But the old man’s response means something more than that it is quite normal for a boy to obey his parents; it means the acknowledgment that materialism is the central criterion for action and values in the practical world. And the passage also suggests that the boy has been taught something more than how to fish; he has been taught love and respect, values which he now finds conflicting with the practical demands of his parents.

The successful fisherman, the unnamed “he” who is the boy’s new master, is, in spite of his success at catching fish, totally without respect in the boy’s eyes. When Santiago promises to awaken the boy in time for his day’s work with his new master, the boy declares,

“I do not like for him to waken me. It is as though I were inferior.”

The missing quality in the boy’s new relationship is evident: The old man wakens the boy in order to share living with him; the impersonal ‘him’ wakes the boy in order to use him.

Both the old man and the boy are keenly aware of their loss of each other, and both plan ways to regain their former partnership....

The novel’s second section presents the full significance of what it means to possess the sense of true existence. Just as the “he” who wakes the boy to use him is blocked by his practical ends from the experience of love so also the “younger fishermen” whose intention is to exploit are prevented from regarding the sea as anything more than “a contestant or a place or even an enemy.” Again the distinction is one of individual values:

He always thought of the sea as la mar which is what people call her in Spanish when they love her. Sometimes those who love her say bad things of her but they are always said as though she were a woman. Some of the younger fishermen, those who used buoys as floats for their lines and had motorboats, bought when the shark livers had brought much money, spoke of her as el mar which is masculine. They spoke of her as a contestant or a place or even an enemy. But the old man always thought of her as feminine and as something that gave or withheld great favours, and if she did wild or wicked things it was because she could not help them.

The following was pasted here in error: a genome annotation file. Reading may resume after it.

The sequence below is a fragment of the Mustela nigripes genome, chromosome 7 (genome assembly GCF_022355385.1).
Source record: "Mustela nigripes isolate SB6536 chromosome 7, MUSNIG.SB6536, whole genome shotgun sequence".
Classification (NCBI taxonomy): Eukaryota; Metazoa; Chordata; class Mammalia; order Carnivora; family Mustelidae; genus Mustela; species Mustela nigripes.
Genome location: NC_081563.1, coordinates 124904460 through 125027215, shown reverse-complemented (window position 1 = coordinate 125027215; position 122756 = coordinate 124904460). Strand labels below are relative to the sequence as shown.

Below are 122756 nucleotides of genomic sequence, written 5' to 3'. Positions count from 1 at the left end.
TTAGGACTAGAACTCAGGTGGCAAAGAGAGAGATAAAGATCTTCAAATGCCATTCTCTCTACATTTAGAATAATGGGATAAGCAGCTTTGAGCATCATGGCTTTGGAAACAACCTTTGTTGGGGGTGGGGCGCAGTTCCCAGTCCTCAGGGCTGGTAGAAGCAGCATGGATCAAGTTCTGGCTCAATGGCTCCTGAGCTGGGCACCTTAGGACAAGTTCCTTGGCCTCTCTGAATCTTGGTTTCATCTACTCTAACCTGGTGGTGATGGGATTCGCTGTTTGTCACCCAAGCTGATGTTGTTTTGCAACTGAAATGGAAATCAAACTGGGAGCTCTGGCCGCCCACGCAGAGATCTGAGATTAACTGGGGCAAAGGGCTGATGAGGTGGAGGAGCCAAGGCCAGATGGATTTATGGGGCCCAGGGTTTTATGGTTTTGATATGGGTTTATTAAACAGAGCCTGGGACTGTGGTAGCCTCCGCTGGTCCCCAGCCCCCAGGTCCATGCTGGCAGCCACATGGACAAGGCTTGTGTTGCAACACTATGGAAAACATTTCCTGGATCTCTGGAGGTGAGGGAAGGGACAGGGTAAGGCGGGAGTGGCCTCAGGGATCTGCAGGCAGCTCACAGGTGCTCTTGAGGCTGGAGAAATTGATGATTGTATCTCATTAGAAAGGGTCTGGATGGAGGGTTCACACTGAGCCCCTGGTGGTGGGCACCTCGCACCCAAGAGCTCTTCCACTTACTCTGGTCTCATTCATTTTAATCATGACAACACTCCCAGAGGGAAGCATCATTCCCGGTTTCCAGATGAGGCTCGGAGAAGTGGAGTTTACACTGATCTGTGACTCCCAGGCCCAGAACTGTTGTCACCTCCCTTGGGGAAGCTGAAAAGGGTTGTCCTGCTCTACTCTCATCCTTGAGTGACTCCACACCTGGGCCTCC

The moon affects her as it does a woman, he thought.

The passage is an important one in the development of the novel. Hemingway’s theme is clear: Success in the achievement of being carries with it the most valued of man’s possessions, the capacity for love. And Santiago’s capacity is everywhere evident. Once far out in the Gulf the old man takes his place as a true inhabitant of his true environment. He responds to the sea and the sky and the birds and the fish with the pure response of his achieved being: